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Plastic bronchitis is an unusual respiratory condition where materials build up in the airways, forming a cast and impeding the patient's ability to breathe. These casts have a rubbery texture and contain varying levels of fibrin and mucin, depending on the circumstances leading to their formation. Sometimes, patients manage to expectorate the casts, and in other cases, they need to be removed during surgery or bronchoscopy to clear the patient's airways. Plastic bronchitis is primarily seen among children and teens.
This condition appears to be linked with some congenital heart conditions and it can also develop in other circumstances. The patient often experiences several days of discomfort with coughing and the production of pale sputum and may have difficulty breathing. Strange breath sounds, crackling noises in the lungs, and a feeling of tension and tightness in the chest can also be experienced in a patient with plastic bronchitis. Patients may also develop problems associated with not getting enough oxygen, such as cyanosis, where the extremities start to turn bluish-gray.
Patients who manage to cough up the casts will produce a remarkably detailed model of their bronchial tubes and should experience relief after the cast has been cleared. In cases where patients cannot expectorate the cast, medical imaging will usually reveal obstructions in the airways and the patient can be treated to remove them. Additional treatment when the airways are clear can include medications to treat inflammation and infection, along with treatments to limit mucus production to prevent the formation of new casts.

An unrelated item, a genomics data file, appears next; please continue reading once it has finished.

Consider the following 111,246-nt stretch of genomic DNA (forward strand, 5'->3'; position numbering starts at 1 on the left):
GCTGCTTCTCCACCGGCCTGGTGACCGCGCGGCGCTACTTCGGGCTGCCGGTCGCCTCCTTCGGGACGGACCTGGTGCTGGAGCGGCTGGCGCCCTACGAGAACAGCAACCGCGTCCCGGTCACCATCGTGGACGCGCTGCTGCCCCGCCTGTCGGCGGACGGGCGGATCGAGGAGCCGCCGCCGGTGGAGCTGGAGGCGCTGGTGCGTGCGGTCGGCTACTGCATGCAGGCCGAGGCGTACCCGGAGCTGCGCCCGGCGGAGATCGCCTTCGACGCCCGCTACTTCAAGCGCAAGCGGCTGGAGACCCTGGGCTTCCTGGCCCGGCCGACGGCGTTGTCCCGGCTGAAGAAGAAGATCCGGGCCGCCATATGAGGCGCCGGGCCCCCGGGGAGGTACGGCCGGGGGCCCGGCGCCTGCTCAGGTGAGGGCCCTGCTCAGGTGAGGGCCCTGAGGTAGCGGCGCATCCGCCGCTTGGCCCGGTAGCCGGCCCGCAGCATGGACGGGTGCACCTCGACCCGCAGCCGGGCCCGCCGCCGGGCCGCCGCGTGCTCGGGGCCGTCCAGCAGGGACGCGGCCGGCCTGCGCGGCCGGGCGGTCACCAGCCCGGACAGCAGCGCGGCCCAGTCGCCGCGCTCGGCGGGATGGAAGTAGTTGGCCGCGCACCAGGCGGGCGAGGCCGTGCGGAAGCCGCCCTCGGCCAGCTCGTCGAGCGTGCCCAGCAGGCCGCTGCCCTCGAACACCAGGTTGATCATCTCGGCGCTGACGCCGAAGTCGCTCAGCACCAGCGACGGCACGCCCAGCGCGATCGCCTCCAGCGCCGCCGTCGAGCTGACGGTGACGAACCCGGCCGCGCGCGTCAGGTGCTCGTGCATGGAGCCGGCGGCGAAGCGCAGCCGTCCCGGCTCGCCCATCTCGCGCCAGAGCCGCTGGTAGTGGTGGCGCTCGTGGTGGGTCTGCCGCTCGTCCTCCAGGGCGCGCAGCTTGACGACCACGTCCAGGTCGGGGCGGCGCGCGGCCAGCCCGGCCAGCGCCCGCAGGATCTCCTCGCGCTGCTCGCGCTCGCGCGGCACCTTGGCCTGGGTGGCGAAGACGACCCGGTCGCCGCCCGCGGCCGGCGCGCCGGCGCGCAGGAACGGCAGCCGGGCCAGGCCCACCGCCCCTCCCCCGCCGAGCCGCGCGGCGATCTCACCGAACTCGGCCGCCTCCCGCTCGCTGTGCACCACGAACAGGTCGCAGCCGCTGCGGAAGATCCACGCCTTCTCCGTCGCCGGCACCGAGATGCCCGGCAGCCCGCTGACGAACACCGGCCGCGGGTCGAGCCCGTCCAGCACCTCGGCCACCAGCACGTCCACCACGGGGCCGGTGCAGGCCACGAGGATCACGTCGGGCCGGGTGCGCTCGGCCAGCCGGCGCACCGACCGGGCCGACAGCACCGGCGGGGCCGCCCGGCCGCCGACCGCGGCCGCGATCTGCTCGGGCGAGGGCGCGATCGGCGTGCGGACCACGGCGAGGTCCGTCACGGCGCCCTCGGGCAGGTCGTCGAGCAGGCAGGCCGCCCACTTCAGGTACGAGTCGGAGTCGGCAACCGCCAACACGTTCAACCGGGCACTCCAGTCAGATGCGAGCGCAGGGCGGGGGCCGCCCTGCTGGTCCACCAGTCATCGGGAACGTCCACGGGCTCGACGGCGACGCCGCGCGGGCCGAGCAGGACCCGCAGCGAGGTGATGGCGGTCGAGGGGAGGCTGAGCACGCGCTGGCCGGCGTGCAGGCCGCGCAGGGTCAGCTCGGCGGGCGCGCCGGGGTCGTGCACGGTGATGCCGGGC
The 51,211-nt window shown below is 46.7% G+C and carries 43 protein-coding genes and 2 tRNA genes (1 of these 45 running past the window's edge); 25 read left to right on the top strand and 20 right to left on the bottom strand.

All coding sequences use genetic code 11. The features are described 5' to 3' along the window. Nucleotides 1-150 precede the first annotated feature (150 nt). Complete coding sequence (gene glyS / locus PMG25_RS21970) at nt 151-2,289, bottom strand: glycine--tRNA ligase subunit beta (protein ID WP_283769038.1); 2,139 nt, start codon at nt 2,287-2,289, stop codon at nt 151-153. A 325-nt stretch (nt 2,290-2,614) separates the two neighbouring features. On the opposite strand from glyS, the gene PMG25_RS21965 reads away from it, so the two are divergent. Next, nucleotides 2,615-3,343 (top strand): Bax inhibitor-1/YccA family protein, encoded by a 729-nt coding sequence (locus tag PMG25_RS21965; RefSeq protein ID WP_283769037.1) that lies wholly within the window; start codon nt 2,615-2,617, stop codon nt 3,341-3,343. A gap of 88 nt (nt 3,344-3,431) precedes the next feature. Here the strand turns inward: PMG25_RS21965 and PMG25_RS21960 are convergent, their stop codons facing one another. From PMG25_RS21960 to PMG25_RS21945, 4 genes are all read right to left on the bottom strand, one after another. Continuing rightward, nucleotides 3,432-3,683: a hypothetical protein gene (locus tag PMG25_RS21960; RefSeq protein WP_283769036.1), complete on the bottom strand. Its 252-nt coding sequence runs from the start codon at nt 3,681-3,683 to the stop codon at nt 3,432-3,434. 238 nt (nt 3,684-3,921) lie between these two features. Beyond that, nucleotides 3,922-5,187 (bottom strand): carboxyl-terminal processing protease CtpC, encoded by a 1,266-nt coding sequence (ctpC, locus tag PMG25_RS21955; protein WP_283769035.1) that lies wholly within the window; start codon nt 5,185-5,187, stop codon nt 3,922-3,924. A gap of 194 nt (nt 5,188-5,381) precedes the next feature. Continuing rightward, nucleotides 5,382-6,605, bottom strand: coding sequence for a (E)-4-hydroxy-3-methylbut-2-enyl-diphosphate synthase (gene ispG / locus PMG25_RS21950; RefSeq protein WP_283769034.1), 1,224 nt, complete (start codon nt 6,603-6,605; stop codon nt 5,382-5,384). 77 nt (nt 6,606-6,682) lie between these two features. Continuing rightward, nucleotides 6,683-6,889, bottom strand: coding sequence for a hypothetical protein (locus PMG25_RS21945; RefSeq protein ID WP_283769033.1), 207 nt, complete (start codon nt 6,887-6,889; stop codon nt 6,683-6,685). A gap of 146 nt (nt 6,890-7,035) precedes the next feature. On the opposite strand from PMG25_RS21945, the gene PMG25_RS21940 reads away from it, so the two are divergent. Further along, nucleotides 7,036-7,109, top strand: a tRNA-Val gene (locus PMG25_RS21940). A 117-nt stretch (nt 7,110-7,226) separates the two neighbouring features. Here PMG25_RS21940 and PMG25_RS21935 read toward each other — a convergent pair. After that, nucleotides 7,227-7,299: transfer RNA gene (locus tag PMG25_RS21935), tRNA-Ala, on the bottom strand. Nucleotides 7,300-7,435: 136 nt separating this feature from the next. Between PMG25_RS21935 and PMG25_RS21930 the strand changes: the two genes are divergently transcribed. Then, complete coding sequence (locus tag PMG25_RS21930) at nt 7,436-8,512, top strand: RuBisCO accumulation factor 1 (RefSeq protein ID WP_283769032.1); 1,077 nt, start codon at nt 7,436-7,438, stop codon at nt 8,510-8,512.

People at risk for plastic bronchitis may be warned ahead of time so they know to watch out for symptoms. Heart conditions are often associated with respiratory problems, and being aware of the increased risk of respiratory conditions can help patients take steps to avoid them or treat them early when they do appear. This can include exercising common sense to prevent infections, as well as using prophylactic antibiotics when recommended.
The relative rarity of this condition can make it challenging to diagnose, especially in an area where doctors are not likely to see very many cases. Patients in respiratory distress may not be identified as potential cases of plastic bronchitis until imaging of the lungs can be conducted to identify the obstructions in the airway, and treatment can be slowed by uncertainty about how to proceed. Most medical facilities have the personnel and equipment needed to perform a bronchoscopy and remove the casts before they occlude the airways any further.